Mi Casa Es Tu Casa - A Human Metropolis
"Food is a storyteller and connects us.
It gives us a sense of community."
MARIANNE INTERVIEWED BY MARIJE MARTENS
Marianne (artist name: MarpLondon) is a visual artist that aims to confront people with new ideas. In her project 'Mi Casa Es Tu Casa', she captured new culinary fusions, in order to show that cultural exchange and traditions are not mutually exclusive.
YOU SAY THAT FOOD IS A STORYTELLER. WHAT IS THE STORY THAT YOU WANT TO TELL WITH YOUR IMAGES?
"That people who have been dispersed from their homeland are as much native to a site, as the natives are 'dispersed' from their own land."
HOW DID YOU COME TO REALISE FOOD IS SUCH A POWERFUL STORYTELLER?
"I see food as a conversation, an exchange of wisdom, a cultural and regional insight, a kinship with nature, and love with first sight - when lucky. A happy stomach can affect even the toughest characters."
HOW DID YOU START WORKING ON THIS PROJECT?
"Food is an on-going theme in my work. It's a tool of soft diplomacy. Food is the fabric of a city. Food can replicate a scent of home or deliver a taste of something new. I wanted to visualise the exchange that takes place between newcomers and natives, through the language of food."
"Often this exchange is considered as a loss of identity, when in reality it's actually the complete opposite that takes place. It's more like building a house: each new level is built on a lower level, yet each level remains authentic. Or like getting married, where one's (old) identity expands and includes a new identity and thereby acquirers a deeper identity. The same happens when different type of food meet and unite. The wholeness (food) transcends, but new ingredients are included and a new fusion cuisine arises. What better way to meet someone than to meet over a meal?"
WHAT DO YOU HOPE TO ACHIEVE WITH YOUR PHOTOGRAPHY?
"Great question. Pictures can be found everywhere nowadays, so from that point of view, I wish to create strong photographs that capture people’s imagination and hopefully leave a lasting imprint of this moment in time."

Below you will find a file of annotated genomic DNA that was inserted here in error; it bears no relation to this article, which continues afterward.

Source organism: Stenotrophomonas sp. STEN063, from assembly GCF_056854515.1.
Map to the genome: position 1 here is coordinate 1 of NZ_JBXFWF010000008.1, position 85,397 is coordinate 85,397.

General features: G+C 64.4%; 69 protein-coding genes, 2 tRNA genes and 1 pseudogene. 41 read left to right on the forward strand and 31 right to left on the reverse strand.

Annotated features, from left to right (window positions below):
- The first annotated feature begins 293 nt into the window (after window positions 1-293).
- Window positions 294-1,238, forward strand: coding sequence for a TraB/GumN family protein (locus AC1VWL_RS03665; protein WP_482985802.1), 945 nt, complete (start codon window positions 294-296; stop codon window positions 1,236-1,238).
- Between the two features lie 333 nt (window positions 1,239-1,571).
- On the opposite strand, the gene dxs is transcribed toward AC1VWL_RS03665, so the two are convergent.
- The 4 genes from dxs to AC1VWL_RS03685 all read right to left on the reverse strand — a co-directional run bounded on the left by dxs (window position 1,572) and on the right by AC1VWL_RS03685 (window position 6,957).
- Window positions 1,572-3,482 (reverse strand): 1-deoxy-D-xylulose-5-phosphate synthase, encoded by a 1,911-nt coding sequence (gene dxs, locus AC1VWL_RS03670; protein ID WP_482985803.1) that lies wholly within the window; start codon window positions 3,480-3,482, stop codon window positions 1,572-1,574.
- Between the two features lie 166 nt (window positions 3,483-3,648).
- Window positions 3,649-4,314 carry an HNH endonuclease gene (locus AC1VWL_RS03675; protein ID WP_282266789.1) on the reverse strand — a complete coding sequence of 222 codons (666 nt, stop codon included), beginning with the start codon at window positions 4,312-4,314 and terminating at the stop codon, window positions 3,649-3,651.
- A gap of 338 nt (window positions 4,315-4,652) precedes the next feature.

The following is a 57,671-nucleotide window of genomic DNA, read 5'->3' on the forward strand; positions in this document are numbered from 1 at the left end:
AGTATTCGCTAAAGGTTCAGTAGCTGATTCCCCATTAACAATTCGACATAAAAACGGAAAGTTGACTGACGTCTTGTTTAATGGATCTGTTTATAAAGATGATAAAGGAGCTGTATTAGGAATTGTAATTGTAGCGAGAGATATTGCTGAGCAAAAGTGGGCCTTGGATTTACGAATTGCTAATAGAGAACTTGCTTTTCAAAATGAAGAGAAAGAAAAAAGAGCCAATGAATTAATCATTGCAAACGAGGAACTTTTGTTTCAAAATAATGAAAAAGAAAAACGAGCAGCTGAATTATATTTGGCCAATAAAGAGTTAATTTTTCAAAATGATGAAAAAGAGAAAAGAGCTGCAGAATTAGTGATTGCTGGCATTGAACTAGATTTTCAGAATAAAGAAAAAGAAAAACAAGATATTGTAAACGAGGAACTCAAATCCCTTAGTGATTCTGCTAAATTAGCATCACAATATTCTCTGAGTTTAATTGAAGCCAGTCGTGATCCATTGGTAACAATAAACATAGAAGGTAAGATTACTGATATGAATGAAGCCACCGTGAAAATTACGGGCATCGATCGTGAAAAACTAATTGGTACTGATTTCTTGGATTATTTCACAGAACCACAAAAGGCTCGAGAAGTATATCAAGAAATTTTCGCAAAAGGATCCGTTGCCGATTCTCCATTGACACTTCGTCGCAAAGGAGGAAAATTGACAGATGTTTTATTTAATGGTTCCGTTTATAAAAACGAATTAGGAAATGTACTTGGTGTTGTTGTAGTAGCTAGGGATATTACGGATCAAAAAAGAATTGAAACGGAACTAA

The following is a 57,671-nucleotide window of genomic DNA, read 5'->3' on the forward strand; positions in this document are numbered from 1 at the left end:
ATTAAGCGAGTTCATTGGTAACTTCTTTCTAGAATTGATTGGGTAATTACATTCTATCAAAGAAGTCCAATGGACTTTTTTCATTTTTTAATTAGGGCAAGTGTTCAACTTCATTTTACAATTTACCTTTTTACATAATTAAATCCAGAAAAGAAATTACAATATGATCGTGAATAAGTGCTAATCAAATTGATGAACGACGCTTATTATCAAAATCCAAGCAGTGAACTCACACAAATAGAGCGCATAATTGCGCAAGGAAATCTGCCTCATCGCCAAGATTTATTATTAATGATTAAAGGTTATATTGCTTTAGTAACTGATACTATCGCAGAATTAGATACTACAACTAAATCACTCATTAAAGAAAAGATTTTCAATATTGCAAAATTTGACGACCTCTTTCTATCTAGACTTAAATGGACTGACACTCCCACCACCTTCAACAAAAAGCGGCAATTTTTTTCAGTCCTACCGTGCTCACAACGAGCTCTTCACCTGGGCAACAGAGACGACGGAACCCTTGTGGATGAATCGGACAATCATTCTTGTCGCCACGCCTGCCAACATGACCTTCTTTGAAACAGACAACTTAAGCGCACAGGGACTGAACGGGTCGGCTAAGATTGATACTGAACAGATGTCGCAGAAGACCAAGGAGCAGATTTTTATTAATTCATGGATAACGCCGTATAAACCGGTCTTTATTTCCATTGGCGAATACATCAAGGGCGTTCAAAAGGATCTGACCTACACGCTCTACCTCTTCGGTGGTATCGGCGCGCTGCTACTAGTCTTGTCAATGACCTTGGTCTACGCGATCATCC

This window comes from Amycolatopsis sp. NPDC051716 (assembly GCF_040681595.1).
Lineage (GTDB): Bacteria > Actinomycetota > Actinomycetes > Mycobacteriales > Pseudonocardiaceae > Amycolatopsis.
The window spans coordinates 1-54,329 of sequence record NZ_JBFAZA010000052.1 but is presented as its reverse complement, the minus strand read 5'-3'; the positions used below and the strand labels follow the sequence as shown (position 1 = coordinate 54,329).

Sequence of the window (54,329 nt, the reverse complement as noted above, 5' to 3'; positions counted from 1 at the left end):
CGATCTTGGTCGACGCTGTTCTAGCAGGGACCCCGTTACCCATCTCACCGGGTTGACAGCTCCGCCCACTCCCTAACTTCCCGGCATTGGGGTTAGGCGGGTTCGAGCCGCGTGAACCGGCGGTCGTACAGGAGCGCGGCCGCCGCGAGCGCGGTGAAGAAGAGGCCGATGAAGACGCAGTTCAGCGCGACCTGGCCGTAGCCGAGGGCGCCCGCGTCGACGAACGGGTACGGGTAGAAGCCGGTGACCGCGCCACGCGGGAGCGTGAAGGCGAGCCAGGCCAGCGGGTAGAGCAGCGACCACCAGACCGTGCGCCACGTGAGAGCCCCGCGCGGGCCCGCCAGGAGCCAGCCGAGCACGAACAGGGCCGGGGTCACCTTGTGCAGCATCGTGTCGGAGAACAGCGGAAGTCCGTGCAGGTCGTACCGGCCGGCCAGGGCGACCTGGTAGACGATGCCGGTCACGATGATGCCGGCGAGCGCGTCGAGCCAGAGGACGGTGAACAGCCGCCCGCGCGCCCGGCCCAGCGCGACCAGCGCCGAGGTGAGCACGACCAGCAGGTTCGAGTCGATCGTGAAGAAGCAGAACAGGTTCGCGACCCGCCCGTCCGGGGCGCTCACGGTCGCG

WHERE ARE THE DISHES FROM THAT YOU'VE PHOTOGRAPHED, AND HOW DID YOU SELECT THEM?
"The food is a mix of Nordic open-sandwiches, sprinkled with Asian flowers that are eatable, home-baked cake à la grandmother style and Turkish Baklava. The decor is a mixture of plastic mats and bowls, Royal Danish porcelain, fabric from Dubai, a tea pot set from Lebanon and a plate from Morocco. A melting pot of references, in order to create something new. This series can be seen as a food fairytale à la H.C.Andersen. It's meant to inspire, to (e)merge, to marry, to create and to dream."
HOW DO YOU THINK YOUR WORK ADDS TO HOW WE PERCEIVE DIFFERENT CULTURES?
"Shifting perceptions often only works for people who are already open-minded and curious by nature, or to those who willingly want to expand their horizon. I know that my work has sparked people’s imagination and has created a few ‘aha’ or ‘awe’ moments, but it also provoked people."
WHY DID YOU BECOME A PHOTOGRAPHER?
Photography is a part of my art & design practice. I am a visual person that is the way I see and understand the world.
ARE YOU INTERESTED IN THE CONCEPT OF CULTURAL IDENTITY?
"I am, but then I am not. I think we are focusing too much on identity politics, which is being used as a politicised weapon to sow doubt and division. Identity politics creates no unity, it's a lie. It's about power, not about equality. The more fragmented a society becomes, the easier it is to manipulate and to control that society. The UK and US are living examples of this."
WHAT IS YOUR PERSONAL FOOD STORY?
There is this bistro restaurant in Paris called 'Le Chateaubriand'. When we went there for the first time, it wasn’t possible to book a table, so we had to wait until a table became available. We were seated at the bar and given a glass of wine and got entertained by the waiters and everyone else who was waiting. When we were finally seated at a table, the waiter gave us a 7-course tasting menu, whilst casually telling us that the chef might decide to serve something entirely different, depending on his mood. We looked at the smiling waiter, who said: 'The food will either be amazing or really awful.' It was crazy. The best place in Paris."
YOU HAVE DECIDED TO DONATE YOUR PROFITS FROM THIS SERIES TO THE CAMPAIN 'PRINTS FOR REFUGEES'. HOW DID THAT COME ABOUT AND COULD YOU TELL US A LITTLE MORE ABOUT WHY THIS CHARITY (DOCTORS OF THE WORLD) IS SO IMPORTANT TO YOU?
"I think it's a noble cause and a great campaign for both the buyer and receiver simultaneously. The buyer gets a photograph of his/her choice, style and price, while all the money goes to Doctors of the World.
WHAT TYPE OF FOOD MAKES YOU FEEL AT HOME?
"My sweet tooth, the most stubborn tastebud."